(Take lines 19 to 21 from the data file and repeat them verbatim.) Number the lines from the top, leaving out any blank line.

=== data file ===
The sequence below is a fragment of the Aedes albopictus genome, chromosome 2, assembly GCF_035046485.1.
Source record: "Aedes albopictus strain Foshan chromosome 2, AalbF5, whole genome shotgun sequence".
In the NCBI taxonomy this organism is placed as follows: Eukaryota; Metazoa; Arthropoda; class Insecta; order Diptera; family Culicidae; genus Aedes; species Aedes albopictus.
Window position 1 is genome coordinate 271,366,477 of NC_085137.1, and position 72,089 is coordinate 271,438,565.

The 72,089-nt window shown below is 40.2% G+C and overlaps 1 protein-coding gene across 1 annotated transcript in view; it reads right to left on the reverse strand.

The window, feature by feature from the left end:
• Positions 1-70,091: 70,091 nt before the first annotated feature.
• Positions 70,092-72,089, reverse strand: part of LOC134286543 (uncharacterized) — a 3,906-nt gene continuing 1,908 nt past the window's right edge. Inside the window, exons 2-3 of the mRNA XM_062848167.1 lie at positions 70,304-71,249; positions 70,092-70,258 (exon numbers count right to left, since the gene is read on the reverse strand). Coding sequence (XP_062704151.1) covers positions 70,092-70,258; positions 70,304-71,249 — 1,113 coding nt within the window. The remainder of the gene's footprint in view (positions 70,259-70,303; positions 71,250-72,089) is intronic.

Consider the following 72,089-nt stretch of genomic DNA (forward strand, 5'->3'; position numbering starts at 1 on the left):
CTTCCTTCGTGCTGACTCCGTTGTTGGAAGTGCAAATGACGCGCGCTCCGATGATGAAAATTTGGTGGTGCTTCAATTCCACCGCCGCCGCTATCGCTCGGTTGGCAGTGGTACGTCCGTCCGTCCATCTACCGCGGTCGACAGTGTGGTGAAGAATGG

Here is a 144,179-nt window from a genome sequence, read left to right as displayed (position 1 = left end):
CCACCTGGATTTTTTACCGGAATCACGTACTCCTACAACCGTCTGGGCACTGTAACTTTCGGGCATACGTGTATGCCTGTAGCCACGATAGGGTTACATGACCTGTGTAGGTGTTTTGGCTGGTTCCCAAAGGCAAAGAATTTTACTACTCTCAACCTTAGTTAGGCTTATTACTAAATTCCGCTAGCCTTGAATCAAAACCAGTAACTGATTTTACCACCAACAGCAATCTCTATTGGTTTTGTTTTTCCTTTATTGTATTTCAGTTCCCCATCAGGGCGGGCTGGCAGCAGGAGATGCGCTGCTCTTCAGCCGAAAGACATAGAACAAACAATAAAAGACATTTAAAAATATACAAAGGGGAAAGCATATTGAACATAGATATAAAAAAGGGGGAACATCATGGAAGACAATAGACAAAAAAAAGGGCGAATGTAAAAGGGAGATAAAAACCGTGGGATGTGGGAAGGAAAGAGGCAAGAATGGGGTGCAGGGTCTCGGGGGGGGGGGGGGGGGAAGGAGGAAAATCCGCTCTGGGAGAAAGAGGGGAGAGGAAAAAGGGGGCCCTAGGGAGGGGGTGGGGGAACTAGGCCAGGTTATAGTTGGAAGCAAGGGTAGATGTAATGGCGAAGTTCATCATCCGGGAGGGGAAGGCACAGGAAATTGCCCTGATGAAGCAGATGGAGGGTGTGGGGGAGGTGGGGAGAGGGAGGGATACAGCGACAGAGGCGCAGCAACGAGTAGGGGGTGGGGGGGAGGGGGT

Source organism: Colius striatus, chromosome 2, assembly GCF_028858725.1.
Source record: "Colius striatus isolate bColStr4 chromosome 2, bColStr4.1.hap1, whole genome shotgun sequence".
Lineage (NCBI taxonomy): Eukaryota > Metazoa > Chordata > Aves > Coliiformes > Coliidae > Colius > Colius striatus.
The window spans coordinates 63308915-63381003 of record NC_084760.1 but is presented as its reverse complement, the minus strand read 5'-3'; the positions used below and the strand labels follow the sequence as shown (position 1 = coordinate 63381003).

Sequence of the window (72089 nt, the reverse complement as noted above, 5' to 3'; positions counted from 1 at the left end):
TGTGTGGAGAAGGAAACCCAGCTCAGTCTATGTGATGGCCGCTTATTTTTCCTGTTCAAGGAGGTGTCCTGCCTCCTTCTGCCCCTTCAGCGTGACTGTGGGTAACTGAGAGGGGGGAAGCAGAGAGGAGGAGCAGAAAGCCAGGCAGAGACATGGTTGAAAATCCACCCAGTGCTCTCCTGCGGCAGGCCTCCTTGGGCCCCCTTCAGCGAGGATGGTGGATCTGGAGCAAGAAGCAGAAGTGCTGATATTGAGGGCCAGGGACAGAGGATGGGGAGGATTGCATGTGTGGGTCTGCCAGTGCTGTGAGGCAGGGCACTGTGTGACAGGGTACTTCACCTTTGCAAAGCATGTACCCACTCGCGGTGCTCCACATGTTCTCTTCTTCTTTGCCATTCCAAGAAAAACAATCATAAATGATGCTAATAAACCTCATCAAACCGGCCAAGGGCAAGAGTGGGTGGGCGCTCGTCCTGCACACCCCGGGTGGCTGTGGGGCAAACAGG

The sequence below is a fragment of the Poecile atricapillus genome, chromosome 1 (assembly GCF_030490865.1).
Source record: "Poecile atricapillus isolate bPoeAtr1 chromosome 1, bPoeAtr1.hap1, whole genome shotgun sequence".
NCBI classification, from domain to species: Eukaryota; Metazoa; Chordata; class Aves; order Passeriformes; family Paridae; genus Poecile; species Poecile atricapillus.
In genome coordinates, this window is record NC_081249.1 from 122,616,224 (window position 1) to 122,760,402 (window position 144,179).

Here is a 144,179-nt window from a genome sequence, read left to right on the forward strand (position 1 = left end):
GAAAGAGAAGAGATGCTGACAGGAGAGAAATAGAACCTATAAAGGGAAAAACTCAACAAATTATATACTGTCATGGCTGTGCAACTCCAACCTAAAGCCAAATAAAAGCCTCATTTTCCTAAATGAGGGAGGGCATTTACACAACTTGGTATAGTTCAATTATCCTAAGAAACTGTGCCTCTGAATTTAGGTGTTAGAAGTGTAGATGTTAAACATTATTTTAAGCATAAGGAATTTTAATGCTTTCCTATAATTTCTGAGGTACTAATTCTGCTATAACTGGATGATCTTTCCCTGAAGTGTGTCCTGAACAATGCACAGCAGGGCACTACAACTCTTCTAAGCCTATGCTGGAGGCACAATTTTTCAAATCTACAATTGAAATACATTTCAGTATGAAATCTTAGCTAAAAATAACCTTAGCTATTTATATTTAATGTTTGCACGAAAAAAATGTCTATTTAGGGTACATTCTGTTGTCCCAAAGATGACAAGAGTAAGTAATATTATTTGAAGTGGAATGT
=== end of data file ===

The sequence below is a fragment of the Poecile atricapillus genome, chromosome 1 (assembly GCF_030490865.1).
Source record: "Poecile atricapillus isolate bPoeAtr1 chromosome 1, bPoeAtr1.hap1, whole genome shotgun sequence".
NCBI classification, from domain to species: Eukaryota; Metazoa; Chordata; class Aves; order Passeriformes; family Paridae; genus Poecile; species Poecile atricapillus.